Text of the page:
A. When it comes to child support, pensions, disability or supplemental income, as long as you’ll be receiving these things for at least 2 or more years they can’t be considered as income. Different lenders have different levels of flexibility in their guidelines and it sounds as though your current lender is much too conservative. Shop for a new lender today.

Q. I have just finished college, I have successfully been hired in my field, and I’m interested in buying a home. My problem is that I have never owned a credit card, so I don’t think I have any established credit. I’ve been told by many people that this will be held against me. Any truth to these rumors? If so, what do I do and when would I be eligible for a home loan?

A. Not having a credit card at this point in your life is not necessary for purchasing a home. When a lender checks your credit report and recognizes this set of circumstances, they will look at your secondary tier of credit: rent, utilities, etc. As long as you can show you’ve paid your bills on a regular basis, you will be fine. If you never paid the rent, utilities, car payment, student loans, or a credit card debt, then you will need to establish some form of credit, make at least 6 payments to the debt on time, and you will be eligible for a home loan.

Q. How does my VA entitlement work? I was in the service in the 70′s and have never used it. Is it still good? If I die, can my wife use it? Can I buy a home for nothing?

A. Your VA entitlement is good for life, but is non-transferable and your buying power is limited to $180,000. There is no down payment and no limit on where you can use it to buy a piece of property. A VA loan allows the seller to pay almost all of your closing cost and prepaid items. You can basically buy a $100,000 home for as little as $1,000 out-of-pocket money. Regardless, use a realtor who is familiar with VA contracts.

Q. I would like to take advantage of the first time home buyers program, but I inherited a house from my parents. Does this exclude me from these programs?

A. In this case, the big issue is whether or not you live in the home you inherited. If the answer to that is yes, you do live in the home you inherited, you are not considered a first time buyer. If the answer is no and you can verify that, you are one.

Q. When is the best time to close on a home?

A. The best time to close on a home is any day, but not within the last four days of the month. At least 75% of all real estate transactions close during those four days, leading to delays, a lot of frenzied activity, and last minute problems. The rest of the month, you’ll be the only people in the building.

Q. I don’t have a lot of savings, but I do have a large income. What type of loan should I pursue?

A. The most inexpensive way to purchase a home is through owner financing or the FHA loan. With an owner, you can create any type of financing you wish. With FHA loans, there are no salary limits and the total cost of cash necessary is less than 6.5% of the sale price. There are sale price limits to these programs. Check with a realtor to find out what they are in the area you wish to buy.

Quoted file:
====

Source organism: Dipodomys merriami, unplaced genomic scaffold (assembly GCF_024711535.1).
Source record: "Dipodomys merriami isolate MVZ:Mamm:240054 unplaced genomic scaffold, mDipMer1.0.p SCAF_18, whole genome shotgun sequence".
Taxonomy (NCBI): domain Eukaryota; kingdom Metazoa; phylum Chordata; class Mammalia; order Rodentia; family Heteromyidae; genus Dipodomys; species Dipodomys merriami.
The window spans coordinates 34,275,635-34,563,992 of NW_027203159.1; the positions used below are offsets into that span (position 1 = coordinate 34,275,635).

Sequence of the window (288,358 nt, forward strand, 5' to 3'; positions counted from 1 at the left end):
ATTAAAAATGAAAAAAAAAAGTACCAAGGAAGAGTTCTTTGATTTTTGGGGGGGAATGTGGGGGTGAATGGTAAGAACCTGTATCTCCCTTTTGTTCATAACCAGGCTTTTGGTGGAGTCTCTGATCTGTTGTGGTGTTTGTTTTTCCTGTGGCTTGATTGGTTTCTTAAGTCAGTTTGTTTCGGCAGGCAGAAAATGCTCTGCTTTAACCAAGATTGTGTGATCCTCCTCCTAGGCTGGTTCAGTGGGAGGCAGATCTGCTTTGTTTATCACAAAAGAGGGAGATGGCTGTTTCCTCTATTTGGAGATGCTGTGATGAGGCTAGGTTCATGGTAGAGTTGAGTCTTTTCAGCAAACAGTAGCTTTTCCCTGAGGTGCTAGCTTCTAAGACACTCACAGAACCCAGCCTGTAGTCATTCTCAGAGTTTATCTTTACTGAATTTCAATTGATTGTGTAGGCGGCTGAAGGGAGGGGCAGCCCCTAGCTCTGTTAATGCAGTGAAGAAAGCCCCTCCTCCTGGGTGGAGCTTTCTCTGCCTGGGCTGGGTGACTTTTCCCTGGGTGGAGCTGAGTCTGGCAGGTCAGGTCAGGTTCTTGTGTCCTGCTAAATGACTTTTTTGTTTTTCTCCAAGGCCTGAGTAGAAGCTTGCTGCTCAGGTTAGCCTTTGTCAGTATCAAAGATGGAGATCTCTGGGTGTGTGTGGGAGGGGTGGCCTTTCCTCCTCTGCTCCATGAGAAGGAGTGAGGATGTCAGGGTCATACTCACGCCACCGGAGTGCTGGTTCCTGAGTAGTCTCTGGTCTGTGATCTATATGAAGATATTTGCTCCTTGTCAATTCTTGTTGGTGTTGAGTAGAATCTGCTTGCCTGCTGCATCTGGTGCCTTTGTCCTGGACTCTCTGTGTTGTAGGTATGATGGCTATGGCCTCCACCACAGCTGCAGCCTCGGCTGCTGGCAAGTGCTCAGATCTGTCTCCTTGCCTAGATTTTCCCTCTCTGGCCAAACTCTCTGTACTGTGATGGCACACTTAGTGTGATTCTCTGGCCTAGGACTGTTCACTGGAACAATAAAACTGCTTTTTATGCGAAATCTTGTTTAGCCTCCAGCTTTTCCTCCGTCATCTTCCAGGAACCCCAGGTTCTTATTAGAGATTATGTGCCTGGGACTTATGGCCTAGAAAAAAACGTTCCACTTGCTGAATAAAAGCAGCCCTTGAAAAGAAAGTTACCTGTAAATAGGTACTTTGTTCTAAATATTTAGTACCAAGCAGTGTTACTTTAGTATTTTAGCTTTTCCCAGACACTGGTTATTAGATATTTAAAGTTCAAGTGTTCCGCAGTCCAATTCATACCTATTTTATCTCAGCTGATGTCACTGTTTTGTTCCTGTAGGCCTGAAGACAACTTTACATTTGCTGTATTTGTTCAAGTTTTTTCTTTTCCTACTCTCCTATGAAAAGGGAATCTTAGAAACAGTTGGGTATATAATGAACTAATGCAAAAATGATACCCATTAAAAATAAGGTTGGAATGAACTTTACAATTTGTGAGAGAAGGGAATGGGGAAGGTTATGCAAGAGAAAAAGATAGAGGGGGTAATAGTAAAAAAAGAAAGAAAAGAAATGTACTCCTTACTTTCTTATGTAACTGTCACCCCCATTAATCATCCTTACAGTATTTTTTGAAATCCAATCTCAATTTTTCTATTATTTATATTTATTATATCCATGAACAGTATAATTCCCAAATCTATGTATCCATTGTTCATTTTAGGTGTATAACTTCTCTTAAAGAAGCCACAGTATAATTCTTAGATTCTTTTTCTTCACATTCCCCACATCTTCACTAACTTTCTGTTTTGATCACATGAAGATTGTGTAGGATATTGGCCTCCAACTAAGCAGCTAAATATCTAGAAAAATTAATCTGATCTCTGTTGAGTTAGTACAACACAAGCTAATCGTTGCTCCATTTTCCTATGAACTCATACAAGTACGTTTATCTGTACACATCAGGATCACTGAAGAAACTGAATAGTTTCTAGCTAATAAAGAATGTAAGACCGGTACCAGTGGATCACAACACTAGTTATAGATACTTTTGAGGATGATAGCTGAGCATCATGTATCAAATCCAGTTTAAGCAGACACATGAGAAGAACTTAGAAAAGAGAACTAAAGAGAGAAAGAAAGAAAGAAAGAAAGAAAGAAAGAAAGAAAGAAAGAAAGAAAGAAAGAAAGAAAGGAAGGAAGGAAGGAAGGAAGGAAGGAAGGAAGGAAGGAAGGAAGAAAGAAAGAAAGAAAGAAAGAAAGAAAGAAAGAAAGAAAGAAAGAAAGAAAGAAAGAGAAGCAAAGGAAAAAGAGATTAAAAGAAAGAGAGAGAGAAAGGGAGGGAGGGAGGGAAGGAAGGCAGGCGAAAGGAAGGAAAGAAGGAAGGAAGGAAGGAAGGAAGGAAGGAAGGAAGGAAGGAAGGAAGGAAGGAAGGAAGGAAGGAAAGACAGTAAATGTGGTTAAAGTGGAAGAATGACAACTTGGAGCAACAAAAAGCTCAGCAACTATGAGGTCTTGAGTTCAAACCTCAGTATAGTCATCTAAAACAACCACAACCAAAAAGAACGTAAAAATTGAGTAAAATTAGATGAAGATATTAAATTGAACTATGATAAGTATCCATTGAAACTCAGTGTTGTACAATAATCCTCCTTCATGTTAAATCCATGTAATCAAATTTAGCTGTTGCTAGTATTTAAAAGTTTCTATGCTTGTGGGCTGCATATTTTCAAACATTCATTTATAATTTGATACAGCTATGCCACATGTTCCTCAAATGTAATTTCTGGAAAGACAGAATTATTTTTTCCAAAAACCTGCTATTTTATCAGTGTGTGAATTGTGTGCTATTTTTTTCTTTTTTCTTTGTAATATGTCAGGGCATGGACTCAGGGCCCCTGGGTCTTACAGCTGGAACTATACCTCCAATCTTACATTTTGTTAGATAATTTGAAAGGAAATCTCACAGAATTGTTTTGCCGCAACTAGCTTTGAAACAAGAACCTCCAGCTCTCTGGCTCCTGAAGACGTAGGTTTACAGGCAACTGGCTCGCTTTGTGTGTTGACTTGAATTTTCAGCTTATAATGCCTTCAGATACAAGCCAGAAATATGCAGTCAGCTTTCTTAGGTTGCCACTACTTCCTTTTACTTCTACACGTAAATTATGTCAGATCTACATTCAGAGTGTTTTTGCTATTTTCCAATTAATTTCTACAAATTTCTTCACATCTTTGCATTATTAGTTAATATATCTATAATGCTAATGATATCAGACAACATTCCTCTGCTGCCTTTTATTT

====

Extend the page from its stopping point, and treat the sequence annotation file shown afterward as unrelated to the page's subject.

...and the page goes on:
Q. Are charitable contributions considered a debt?

A. No.

Q. Should I shop around for the right lender?

A. Shopping for a lender should be a combined effort between you and your realtor. To handles it effectively, call 3 or 4 lenders asking them to quote their current 15 or 30 year or adjustable rate (1-3-5-7 year) mortgage with no points attached to the loan. Then ask them to fax you a good faith estimate. This will allow you to compare apples to apples. By getting the good faith estimate, you’ll be able to identify if a lender is charging you anything extra. These extra charges are called “junk fees” and are the way a lender recovers costs when they quote you a distinctly lower rate than other lenders.

Q. What are the prepaid items that you get quoted when asking about fees associated with buying a home?

A. The prepaid items are equal to approximately 1% of the sale price and interest, including: prepaid interest (interest paid form the date of closing till the end of that month, escrows of your real estate taxes, homeowner’s insurance and mortgage insurance, and the upfront one year homeowner’s policy that you purchase prior to closing)

Q. How much money do I need upfront when I’m in the process of trying to buy a home?

A. You need earnest money, ranging from $500 to $2500, (depending on the sale price of the property) loan application fees (usually $350]) and inspection fees (between $350 to $550). The rest of your funds necessary for closing need to be in the bank for 10 days.

Q. If I am a veteran, how much does it cost to purchase a home?

A. The cost will change for a veteran based on the sale price, but no down payment is required. The closing costs can be paid for by the seller if that is negotiated into the sales contract. If done correctly, a veteran can get into a home for less than 1% of the sales price.

Q. I have just finished college, I have successfully been hired in my field, and I’m interested in buying a home. My problem is that I have never owned a credit card, so I don’t think I have any established credit. I’ve been told by many people that this will be held against me. Any truth to these rumors? If so, what do I do and when would I be eligible for a home loan?